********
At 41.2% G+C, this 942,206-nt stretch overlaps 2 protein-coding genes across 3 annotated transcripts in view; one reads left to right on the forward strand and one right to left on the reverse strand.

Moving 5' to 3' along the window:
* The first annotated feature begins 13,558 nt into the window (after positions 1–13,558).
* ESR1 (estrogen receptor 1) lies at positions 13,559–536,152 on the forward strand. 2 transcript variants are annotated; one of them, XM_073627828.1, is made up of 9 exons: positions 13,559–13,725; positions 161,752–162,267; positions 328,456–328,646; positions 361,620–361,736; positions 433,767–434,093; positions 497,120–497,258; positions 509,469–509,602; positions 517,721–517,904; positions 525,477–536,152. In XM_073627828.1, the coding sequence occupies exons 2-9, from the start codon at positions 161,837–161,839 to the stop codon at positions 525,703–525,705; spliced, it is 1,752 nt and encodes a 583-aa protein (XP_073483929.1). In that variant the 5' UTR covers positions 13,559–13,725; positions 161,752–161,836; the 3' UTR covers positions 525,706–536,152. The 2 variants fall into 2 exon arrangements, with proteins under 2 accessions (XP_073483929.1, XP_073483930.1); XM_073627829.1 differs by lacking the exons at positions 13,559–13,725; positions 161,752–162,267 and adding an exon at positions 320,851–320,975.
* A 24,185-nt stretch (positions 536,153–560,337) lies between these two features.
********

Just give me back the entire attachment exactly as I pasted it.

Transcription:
At 41.2% G+C, this 942,206-nt stretch overlaps 2 protein-coding genes across 3 annotated transcripts in view; one reads left to right on the forward strand and one right to left on the reverse strand.

Moving 5' to 3' along the window:
* The first annotated feature begins 13,558 nt into the window (after positions 1–13,558).
* ESR1 (estrogen receptor 1) lies at positions 13,559–536,152 on the forward strand. 2 transcript variants are annotated; one of them, XM_073627828.1, is made up of 9 exons: positions 13,559–13,725; positions 161,752–162,267; positions 328,456–328,646; positions 361,620–361,736; positions 433,767–434,093; positions 497,120–497,258; positions 509,469–509,602; positions 517,721–517,904; positions 525,477–536,152. In XM_073627828.1, the coding sequence occupies exons 2-9, from the start codon at positions 161,837–161,839 to the stop codon at positions 525,703–525,705; spliced, it is 1,752 nt and encodes a 583-aa protein (XP_073483929.1). In that variant the 5' UTR covers positions 13,559–13,725; positions 161,752–161,836; the 3' UTR covers positions 525,706–536,152. The 2 variants fall into 2 exon arrangements, with proteins under 2 accessions (XP_073483929.1, XP_073483930.1); XM_073627829.1 differs by lacking the exons at positions 13,559–13,725; positions 161,752–162,267 and adding an exon at positions 320,851–320,975.
* A 24,185-nt stretch (positions 536,153–560,337) lies between these two features.